Wildlife Disease and Zoonotics


Date of this Version



Published in THE JOURNAL OF BIOLOGICAL CHEMISTRY VOL. 281, NO. 7, pp. 4199–4206, February 17, 2006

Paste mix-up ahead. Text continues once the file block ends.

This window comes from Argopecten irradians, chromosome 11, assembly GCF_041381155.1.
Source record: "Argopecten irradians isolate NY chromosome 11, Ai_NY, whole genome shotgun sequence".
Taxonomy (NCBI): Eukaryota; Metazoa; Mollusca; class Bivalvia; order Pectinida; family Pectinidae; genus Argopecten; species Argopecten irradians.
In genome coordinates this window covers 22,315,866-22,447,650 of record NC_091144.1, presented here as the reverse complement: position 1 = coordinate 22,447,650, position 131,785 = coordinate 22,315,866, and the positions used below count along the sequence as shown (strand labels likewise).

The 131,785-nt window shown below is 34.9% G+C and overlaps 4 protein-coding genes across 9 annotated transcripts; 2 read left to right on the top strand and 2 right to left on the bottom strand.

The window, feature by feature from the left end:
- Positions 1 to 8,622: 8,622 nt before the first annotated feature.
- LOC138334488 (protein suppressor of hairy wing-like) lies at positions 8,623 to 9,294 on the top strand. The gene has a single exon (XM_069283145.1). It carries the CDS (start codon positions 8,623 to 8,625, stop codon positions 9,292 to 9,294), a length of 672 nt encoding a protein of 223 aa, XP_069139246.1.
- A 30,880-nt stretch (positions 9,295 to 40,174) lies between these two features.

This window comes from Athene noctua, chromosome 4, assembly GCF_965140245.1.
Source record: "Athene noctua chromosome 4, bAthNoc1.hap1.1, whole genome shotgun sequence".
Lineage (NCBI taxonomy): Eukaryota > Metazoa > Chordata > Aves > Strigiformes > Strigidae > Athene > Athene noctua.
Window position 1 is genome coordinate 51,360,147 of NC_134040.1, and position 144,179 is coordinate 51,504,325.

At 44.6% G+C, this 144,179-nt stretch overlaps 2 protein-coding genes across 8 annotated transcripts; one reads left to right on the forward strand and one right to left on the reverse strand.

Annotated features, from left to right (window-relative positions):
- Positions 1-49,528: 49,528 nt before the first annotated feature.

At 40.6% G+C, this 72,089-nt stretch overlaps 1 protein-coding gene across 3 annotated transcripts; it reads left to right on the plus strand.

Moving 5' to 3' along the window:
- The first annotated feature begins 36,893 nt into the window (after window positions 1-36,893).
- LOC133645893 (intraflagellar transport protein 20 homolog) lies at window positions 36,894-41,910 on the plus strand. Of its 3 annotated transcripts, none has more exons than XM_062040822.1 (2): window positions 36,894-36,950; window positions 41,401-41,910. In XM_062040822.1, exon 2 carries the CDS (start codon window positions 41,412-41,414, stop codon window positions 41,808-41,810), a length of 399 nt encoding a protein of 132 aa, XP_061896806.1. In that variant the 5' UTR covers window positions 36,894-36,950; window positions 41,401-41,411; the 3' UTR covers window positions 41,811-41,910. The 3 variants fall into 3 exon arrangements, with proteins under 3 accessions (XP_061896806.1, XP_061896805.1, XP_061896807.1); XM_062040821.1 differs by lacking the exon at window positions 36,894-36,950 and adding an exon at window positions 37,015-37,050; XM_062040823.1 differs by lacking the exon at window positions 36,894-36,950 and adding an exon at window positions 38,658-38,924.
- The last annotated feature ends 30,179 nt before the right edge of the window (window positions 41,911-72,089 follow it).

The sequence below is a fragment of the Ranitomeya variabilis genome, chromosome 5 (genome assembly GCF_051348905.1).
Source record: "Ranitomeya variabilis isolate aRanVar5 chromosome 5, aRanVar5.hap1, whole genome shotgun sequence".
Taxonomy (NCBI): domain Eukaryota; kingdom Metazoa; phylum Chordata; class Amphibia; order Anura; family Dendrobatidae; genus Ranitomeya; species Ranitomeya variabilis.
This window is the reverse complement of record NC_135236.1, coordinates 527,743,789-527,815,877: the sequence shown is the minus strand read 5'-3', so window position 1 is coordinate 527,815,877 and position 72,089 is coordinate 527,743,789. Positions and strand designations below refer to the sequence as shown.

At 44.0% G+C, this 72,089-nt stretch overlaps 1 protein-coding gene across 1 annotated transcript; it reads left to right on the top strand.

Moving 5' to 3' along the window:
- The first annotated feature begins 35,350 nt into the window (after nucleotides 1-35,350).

Chronic wasting disease (CWD), a transmissible prion disease that affects elk and deer, poses new challenges to animal and human health. Although the transmission ofCWDto humans has not been proven, it remains a possibility. If this were to occur, it is important to know whether the “acquired” human prion disease would show a phenotype including the scrapie prion protein (PrPSc) features that differ from those associated with human sporadic prion disease. In this study, we have compared the pathological profiles and PrPSc characteristics in brains of CWD-affected elk and deer with those in subjects with sporadic Creutzfeldt-Jakob disease (CJD), as well as CJD-affected subjects who might have been exposed to CWD, using histopathology, immunohistochemistry, immunoblotting, conformation stability assay, and N-terminal protein sequencing. Spongiform changes and intense PrPSc staining were present in several brain regions of CWD-affected animals. Immunoblotting revealed three proteinase K (PK)-resistant bands in CWD, representing different glycoforms of PrPSc. The unglycosylated PK-resistant PrPSc ofCWDmigrated at 21 kDa with an electrophoretic mobility similar to that of type 1 human PrPSc present in sporadic CJD affecting subjects homozygous for methionine at codon 129 (sCJDMM1). N-terminal sequencing showed that the PK cleavage site of PrPSc in CWD occurred at residues 82 and 78, similar to that of PrPSc in sCJDMM1. Conformation stability assay also showed no significant difference between elkCWDPrPSc and the PrPSc species associated with sCJDMM1. However, there was a major difference in glycoform ratio of PrPSc between CWD and sCJDMM1 affecting both subjects potentially exposed to CWD and non-exposed subjects. Moreover, PrPSc of CWD exhibited a distinct constellation of glycoforms distinguishable from that of sCJDMM1 in two-dimensional immunoblots. These findings underline the importance of detailed PrPSc characterization in trying to detect novel forms of acquired prion disease.